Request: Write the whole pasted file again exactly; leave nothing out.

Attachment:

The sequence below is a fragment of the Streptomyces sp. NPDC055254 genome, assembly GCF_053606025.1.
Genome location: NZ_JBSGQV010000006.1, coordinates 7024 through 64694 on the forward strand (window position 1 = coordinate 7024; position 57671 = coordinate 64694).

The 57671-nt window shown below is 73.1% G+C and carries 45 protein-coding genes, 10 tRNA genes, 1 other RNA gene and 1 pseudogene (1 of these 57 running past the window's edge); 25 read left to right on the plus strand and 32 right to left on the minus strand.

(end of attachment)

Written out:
The sequence below is a fragment of the Streptomyces sp. NPDC055254 genome, assembly GCF_053606025.1.
Genome location: NZ_JBSGQV010000006.1, coordinates 7024 through 64694 on the forward strand (window position 1 = coordinate 7024; position 57671 = coordinate 64694).

The 57671-nt window shown below is 73.1% G+C and carries 45 protein-coding genes, 10 tRNA genes, 1 other RNA gene and 1 pseudogene (1 of these 57 running past the window's edge); 25 read left to right on the plus strand and 32 right to left on the minus strand.